Heighway pulled some information for Stewart, admitting he didn’t have much on this subject. “Sandy asked me about it, and I was able to give her a little info. However, nothing is definite,” he said.
“The First Methodist church was at 10th and Clinton until 1963 and was demolished in 1964.” (He sent an 1896 photo of the church) “Some people saved windows from the old building,” he said, quoting Ledger articles from July 17, 1964, and Dec. 23, 1964. The Golden Nugget opened at the Elks address, 35 S. 9th in 1966. The windows under discussion had been installed in the building by 1974, Heighway said, attaching a Dec. 7, 1974, Ledger article.
Heighway also quoted the 1965 Noblesville City directory. Hamilton Catering, a liquor retailer, was in 35 S. 9th and (Max) Powell’s Barber shop was in 37 S. 9th St. Denzel Hufford’s husband Marvin had run Hamilton Catering in 1962-63. It had been started by the Powells and then sold to other people.
In October 1995, this journalist contributed to a young reporter’s newspaper article in The Noblesville Ledger, a story about the Elks’ plan to buy and renovate the former Max D’s bar, which the Lodge bought from Elks member Max Donald Powell at 35 S. Ninth St. (Max D’s is where country music singer and songwriter Steve Wariner, a Noblesville native, performed three times (including his first time, for $250) and his third time, a standing-room-only show that I attended and covered when I first started working at The Ledger, on June 17, 1989, a fundraiser for accident victim Jimette Houserman of Sheridan.)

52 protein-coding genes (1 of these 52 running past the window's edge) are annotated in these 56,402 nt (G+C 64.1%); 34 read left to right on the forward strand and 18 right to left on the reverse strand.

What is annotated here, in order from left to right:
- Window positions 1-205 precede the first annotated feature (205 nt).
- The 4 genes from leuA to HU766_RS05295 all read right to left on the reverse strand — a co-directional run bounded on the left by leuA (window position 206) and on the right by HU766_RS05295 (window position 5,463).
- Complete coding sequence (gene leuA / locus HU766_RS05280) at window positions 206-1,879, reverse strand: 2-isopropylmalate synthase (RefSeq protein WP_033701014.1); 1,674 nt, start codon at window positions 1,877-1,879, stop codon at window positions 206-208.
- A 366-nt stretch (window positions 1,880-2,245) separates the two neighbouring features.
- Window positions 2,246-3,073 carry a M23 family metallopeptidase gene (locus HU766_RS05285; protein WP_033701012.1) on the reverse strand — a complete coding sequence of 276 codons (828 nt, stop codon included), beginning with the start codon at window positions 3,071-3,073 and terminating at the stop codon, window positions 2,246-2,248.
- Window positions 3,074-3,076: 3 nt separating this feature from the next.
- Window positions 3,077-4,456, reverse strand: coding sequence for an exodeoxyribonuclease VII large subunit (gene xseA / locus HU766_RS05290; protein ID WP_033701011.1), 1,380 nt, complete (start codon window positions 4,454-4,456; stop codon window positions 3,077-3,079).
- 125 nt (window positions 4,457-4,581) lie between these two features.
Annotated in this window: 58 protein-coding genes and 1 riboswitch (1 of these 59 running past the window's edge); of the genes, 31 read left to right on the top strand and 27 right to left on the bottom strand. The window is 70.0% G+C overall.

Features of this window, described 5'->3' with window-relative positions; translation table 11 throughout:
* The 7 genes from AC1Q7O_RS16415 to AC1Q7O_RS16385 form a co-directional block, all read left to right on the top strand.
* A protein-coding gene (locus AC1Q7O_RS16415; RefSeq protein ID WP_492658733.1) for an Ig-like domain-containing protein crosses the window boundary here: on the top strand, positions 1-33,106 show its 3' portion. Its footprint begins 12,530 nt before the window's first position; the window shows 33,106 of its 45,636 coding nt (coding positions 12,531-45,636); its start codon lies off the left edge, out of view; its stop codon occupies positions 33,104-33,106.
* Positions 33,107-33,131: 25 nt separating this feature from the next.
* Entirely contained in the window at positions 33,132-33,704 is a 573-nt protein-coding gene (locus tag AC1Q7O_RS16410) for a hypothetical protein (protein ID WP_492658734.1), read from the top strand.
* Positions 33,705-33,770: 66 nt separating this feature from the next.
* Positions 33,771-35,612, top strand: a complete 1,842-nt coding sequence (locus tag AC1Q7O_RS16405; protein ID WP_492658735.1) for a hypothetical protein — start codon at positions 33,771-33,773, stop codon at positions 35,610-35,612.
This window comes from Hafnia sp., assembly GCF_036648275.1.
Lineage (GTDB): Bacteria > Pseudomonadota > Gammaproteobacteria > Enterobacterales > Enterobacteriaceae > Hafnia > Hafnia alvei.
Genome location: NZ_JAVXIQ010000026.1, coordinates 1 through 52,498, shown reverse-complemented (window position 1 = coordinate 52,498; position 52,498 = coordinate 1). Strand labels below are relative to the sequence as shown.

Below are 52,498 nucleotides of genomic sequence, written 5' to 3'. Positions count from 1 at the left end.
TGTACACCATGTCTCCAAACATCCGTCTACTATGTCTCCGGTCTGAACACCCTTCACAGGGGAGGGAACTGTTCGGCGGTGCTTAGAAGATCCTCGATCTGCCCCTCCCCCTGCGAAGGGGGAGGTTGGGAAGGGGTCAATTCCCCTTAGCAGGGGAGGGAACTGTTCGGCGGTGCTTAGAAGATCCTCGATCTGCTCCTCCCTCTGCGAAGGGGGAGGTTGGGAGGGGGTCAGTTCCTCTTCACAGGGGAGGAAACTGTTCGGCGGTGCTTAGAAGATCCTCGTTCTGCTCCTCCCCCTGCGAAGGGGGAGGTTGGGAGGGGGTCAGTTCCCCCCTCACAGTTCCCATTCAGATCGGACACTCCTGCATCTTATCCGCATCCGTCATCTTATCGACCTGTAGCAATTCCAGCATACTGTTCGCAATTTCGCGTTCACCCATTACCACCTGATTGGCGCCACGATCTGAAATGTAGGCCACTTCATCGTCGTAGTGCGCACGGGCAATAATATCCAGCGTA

The Elks would buy the building for $140,000 on a three-year contract, written by the late John M. Kyle, senior partner with Campbell Kyle Proffitt attorneys-at-law. Then, an estimated $10,000 to $30,000 would be spent renovating. Before the sale, the Elks had been meeting twice a month at Lutz’s Steak House in Noblesville after the former Elks Lodge at 8001 E. 196th St., was sold due to a high mortgage and a decline in membership, according to Geoff Robinson, exalted ruler at the time. The Lodge is a nonprofit that started in 1871 in New York City. Noblesville Lodge, the only Elks Lodge in Hamilton County, originated on July 26, 1900, in a downtown building east of 10th and Conner Streets, now a parking lot adjacent to Noblesville City Hall, according to The Ledger article. In 1972, the Elks moved from the downtown location to its previous lodge on East 196th Street.